A “thymidine incorporation assay” can be used to screen for molecules which activate the WSX receptor. In order to perform this assay, IL-3 dependent Baf3 cells (Palacios et al., Cell, 41:727–734 (1985)) are stably transfected with full length native sequence WSX receptor as described in Example 4. The WSX receptor/Baf3 cells so generated are starved of IL-3 for, e.g., 24 hours in a humidified incubator at 37° C. in 5% CO2 and air. Following IL-3 starvation, the cells are plated out in 96 well culture dishes with, or without, a test sample containing a potential agonist (such test samples are optionally diluted) and cultured for 24 hours in a cell culture incubator. 20 μl of serum free RPMI media containing 1 μCi of 3H thymidine is added to each well for the last 6–8 hours. The cells are then harvested in 96 well filter plates and washed with water. The filters are then counted using a Packard Top Count Microplate Scintillation Counter, for example. Agonists are expected to induce a statistically significant increase (to a P value of 0.05) in 3H uptake, relative to control. Preferred agonists leads to an increase in 3H uptake which is at least two fold of that of the control.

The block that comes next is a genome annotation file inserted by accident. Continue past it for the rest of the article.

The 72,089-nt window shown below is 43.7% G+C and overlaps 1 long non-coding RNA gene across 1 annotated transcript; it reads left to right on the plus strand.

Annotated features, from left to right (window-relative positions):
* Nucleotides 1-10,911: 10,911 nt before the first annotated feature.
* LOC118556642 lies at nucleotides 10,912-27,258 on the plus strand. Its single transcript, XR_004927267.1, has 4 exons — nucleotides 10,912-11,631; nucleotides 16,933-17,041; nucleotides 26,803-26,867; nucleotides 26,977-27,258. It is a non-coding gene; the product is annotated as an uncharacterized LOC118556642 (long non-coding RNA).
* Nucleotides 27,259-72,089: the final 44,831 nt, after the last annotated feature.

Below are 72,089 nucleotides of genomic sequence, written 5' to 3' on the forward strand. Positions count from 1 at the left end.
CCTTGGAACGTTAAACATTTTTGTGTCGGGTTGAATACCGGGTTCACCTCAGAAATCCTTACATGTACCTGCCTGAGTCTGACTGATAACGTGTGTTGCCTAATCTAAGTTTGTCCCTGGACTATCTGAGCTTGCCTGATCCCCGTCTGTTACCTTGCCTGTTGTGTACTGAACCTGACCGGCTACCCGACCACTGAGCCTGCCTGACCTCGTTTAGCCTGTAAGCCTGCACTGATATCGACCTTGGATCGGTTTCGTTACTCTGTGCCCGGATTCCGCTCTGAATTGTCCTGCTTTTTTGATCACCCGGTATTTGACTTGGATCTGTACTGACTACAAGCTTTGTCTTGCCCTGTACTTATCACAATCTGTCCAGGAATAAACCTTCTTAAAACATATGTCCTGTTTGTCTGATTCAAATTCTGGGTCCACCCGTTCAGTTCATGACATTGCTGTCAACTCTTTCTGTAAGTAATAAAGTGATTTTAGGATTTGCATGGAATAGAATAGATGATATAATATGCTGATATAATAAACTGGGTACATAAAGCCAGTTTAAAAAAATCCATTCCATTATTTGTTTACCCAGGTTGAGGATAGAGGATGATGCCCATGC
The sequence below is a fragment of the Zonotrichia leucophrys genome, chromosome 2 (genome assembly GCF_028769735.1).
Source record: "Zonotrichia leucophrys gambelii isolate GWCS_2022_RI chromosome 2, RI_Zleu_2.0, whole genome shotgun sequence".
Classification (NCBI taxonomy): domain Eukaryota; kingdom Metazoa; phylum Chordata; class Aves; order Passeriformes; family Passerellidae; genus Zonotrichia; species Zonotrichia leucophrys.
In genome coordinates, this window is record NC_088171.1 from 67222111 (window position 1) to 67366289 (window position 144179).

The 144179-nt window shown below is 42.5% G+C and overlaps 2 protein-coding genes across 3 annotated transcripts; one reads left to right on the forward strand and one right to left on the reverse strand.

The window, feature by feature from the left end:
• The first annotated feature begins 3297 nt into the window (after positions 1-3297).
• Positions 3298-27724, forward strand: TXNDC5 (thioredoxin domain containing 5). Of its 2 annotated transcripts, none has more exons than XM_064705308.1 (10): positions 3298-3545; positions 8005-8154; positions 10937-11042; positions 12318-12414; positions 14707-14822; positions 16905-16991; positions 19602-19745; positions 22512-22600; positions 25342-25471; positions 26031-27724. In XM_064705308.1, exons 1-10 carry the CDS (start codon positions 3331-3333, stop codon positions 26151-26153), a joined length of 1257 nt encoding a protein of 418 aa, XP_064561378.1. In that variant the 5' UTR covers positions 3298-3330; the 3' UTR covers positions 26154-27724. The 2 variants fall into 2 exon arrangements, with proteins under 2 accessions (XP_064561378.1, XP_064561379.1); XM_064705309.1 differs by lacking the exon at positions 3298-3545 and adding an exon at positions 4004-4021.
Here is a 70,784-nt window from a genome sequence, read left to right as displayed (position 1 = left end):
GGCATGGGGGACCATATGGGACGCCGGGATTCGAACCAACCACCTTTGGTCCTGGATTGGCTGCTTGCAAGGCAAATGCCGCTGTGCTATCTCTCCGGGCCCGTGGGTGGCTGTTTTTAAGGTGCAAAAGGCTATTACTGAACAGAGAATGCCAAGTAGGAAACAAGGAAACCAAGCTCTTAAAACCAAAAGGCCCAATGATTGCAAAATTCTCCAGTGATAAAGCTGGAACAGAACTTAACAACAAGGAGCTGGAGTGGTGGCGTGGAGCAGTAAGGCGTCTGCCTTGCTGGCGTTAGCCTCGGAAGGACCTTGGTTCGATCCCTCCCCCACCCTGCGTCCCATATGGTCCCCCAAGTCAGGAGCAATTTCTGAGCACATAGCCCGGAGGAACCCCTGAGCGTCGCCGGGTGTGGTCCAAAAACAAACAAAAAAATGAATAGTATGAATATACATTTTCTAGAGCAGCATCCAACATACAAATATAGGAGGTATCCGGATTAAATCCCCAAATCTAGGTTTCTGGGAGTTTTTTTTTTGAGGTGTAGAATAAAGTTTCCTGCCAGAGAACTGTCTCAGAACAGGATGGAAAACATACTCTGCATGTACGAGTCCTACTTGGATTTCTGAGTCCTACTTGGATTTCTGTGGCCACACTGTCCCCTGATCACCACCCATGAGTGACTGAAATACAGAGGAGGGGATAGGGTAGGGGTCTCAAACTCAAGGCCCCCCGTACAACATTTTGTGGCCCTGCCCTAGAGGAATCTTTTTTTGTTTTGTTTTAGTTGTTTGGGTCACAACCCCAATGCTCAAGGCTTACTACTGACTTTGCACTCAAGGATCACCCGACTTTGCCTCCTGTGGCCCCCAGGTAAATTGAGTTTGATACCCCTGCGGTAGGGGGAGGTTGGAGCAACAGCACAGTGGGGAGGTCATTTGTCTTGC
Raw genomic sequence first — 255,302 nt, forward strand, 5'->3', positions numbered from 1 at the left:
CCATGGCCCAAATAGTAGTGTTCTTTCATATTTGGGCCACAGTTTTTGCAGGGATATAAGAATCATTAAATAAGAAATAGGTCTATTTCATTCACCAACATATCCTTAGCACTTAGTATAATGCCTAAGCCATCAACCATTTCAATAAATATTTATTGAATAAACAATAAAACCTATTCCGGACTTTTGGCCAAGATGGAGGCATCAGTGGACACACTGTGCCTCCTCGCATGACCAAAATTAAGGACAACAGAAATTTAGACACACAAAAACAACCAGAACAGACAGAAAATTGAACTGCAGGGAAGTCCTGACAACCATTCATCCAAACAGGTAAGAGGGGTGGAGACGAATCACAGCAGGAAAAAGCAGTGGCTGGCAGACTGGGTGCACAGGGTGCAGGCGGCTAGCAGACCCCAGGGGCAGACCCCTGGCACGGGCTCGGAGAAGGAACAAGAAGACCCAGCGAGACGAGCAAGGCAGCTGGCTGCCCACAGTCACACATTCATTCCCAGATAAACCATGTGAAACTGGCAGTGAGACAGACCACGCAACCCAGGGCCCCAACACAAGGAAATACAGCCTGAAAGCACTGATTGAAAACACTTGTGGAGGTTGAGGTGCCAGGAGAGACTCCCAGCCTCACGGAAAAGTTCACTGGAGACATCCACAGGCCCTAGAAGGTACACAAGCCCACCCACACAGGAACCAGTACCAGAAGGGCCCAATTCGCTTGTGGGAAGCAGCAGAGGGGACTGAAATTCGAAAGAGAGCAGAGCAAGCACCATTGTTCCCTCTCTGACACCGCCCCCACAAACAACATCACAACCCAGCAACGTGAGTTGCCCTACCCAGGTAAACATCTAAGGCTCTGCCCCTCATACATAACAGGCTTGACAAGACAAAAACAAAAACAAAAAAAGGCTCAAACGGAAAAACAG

An “isolated” WSX receptor nucleic acid molecule is a nucleic acid molecule that is identified and separated from at least one contaminant nucleic acid molecule with which it is ordinarily associated in the natural source of the WSX receptor nucleic acid. An isolated WSX receptor nucleic acid molecule is other than in the form or setting in which it is found in nature. Isolated WSX receptor nucleic acid molecules therefore are distinguished from the WSX receptor nucleic acid molecule as it exists in natural cells. However, an isolated WSX receptor nucleic acid molecule includes WSX receptor nucleic acid molecules contained in cells that ordinarily express WSX receptor where, for example, the nucleic acid molecule is in a chromosomal location different from that of natural cells.
The expression “control sequences” refers to DNA sequences necessary for the expression of an operably linked coding sequence in a particular host organism. The control sequences that are suitable for prokaryotes, for example, include a promoter, optionally an operator sequence, a ribosome binding site, and possibly, other as yet poorly understood sequences. Eukaryotic cells are known to utilize promoters, polyadenylation signals, and enhancers.